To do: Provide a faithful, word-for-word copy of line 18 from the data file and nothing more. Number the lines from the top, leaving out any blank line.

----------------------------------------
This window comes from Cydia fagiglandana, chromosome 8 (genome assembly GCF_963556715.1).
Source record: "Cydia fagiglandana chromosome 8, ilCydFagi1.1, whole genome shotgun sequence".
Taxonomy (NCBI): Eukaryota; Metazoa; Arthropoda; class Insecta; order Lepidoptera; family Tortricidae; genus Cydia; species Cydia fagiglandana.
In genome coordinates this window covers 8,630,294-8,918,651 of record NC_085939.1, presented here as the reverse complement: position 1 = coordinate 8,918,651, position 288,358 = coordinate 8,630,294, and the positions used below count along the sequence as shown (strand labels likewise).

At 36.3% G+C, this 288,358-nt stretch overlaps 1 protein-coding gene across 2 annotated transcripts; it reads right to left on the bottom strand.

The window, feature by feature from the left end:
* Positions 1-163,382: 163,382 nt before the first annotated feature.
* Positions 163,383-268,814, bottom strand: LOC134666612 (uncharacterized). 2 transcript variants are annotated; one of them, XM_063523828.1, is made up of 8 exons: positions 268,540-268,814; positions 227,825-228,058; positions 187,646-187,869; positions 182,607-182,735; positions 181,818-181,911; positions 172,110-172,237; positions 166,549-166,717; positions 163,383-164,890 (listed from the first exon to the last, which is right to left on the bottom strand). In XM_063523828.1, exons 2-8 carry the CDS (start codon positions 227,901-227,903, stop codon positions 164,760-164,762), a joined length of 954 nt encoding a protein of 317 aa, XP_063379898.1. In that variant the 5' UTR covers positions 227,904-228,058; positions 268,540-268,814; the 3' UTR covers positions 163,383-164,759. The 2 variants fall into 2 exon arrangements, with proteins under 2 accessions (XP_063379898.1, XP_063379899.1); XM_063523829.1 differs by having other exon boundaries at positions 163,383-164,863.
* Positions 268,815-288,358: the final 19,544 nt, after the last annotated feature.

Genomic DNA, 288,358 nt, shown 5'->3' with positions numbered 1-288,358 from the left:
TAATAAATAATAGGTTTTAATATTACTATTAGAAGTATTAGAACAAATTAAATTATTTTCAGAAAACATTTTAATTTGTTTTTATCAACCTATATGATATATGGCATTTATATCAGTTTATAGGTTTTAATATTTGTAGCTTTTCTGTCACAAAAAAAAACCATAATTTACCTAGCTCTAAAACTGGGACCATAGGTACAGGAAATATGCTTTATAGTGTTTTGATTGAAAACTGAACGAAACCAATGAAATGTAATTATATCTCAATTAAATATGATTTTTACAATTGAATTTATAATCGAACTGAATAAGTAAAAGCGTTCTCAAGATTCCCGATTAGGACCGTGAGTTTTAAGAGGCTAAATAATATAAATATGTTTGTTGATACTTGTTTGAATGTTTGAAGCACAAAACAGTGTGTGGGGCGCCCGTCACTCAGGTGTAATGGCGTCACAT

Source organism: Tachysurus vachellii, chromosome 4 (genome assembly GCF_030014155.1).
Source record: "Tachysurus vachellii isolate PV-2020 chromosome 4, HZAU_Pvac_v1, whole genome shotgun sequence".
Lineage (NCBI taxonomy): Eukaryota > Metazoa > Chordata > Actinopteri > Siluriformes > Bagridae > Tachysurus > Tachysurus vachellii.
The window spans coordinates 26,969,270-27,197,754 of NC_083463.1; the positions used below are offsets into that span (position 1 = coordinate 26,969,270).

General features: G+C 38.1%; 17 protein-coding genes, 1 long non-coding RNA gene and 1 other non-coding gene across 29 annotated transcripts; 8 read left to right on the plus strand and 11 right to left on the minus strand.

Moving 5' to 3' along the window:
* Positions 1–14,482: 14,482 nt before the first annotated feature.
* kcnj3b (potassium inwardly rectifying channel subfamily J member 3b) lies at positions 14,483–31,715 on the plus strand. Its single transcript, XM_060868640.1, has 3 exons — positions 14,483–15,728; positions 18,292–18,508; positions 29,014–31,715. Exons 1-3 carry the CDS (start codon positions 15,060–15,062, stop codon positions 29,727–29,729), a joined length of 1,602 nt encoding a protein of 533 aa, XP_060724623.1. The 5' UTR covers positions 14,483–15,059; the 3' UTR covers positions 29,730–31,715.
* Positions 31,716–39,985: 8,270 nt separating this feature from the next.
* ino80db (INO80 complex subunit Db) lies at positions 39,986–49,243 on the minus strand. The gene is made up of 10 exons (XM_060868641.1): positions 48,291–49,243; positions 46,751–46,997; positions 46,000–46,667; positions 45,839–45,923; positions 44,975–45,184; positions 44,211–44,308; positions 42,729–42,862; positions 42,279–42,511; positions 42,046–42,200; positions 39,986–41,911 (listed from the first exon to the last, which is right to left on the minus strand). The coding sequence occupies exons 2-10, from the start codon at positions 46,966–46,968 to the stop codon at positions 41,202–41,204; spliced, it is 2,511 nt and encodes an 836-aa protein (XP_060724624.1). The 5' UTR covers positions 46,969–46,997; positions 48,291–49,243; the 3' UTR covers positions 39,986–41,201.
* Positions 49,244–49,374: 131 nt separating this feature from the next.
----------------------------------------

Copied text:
* Positions 1–14,482: 14,482 nt before the first annotated feature.